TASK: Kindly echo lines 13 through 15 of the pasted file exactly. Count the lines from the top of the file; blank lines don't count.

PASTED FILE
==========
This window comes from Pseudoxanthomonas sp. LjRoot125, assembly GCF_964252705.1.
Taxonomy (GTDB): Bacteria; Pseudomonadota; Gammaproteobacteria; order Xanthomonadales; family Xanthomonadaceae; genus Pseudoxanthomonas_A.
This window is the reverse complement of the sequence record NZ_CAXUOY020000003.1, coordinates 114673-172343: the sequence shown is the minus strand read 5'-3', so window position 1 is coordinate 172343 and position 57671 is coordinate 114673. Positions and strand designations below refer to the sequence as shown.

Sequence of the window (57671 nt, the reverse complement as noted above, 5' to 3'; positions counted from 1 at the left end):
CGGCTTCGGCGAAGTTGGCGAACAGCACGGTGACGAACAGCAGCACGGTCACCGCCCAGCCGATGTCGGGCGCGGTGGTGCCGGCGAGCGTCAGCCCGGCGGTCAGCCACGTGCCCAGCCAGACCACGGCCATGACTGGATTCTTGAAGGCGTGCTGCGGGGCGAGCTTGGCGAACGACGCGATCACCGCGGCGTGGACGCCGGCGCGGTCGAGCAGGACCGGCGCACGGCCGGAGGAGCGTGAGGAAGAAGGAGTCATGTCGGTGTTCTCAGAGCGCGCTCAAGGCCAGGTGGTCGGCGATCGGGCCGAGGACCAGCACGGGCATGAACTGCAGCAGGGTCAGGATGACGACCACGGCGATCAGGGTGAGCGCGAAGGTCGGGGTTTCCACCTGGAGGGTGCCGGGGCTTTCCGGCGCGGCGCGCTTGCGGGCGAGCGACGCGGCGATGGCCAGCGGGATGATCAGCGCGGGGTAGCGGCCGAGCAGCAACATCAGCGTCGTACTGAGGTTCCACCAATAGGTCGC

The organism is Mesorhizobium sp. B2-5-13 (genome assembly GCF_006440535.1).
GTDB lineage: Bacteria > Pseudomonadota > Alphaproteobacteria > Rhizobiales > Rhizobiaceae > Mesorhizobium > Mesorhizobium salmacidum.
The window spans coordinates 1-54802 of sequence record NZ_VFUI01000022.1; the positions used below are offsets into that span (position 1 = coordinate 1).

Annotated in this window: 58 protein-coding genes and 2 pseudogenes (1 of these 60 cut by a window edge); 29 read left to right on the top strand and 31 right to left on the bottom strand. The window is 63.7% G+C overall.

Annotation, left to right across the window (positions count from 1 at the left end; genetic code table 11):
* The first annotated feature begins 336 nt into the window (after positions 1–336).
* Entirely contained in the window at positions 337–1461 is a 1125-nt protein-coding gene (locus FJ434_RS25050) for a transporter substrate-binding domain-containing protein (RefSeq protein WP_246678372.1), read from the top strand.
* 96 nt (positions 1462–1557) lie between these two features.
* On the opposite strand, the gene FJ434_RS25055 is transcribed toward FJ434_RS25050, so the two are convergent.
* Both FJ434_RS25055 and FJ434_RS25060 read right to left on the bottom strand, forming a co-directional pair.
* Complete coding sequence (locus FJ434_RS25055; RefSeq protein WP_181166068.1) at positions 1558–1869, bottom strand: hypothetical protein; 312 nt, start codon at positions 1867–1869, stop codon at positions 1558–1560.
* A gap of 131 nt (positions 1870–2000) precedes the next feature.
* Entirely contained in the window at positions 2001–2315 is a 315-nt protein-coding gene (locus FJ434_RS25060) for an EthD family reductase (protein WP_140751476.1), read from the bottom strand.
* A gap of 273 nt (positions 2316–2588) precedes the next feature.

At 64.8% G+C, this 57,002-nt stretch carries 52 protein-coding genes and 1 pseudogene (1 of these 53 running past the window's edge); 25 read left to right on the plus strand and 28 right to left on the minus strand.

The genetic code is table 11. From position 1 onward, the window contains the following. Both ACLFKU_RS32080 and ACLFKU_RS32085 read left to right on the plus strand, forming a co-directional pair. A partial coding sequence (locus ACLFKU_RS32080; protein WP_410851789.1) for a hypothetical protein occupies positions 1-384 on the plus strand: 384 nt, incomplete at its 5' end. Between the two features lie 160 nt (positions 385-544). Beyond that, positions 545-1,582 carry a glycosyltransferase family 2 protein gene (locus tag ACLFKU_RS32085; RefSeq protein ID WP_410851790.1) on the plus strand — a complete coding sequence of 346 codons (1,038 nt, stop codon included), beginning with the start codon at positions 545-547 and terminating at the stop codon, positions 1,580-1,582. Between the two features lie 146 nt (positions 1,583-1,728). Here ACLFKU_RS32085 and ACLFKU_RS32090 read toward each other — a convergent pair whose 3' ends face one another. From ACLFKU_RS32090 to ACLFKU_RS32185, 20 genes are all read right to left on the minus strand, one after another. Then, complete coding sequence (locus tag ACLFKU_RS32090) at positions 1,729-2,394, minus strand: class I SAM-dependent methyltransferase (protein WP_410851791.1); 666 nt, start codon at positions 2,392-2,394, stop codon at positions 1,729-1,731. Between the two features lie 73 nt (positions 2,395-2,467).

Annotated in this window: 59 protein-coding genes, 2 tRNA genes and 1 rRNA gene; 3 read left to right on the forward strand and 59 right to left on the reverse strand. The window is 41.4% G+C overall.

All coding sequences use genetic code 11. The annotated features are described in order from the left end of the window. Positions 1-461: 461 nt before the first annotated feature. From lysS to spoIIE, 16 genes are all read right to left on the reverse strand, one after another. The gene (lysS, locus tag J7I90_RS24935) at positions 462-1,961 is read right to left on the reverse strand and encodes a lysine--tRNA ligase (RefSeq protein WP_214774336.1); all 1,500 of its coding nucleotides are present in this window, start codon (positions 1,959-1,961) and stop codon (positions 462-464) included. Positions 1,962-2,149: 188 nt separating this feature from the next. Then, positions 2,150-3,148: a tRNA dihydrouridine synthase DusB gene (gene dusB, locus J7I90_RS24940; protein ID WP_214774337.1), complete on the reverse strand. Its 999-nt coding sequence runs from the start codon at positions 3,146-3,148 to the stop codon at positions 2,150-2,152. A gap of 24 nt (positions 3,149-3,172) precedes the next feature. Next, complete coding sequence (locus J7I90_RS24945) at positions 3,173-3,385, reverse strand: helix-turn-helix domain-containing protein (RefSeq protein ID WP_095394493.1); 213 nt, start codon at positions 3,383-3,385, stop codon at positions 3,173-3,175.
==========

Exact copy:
* 96 nt (positions 1462–1557) lie between these two features.
* On the opposite strand, the gene FJ434_RS25055 is transcribed toward FJ434_RS25050, so the two are convergent.
* Both FJ434_RS25055 and FJ434_RS25060 read right to left on the bottom strand, forming a co-directional pair.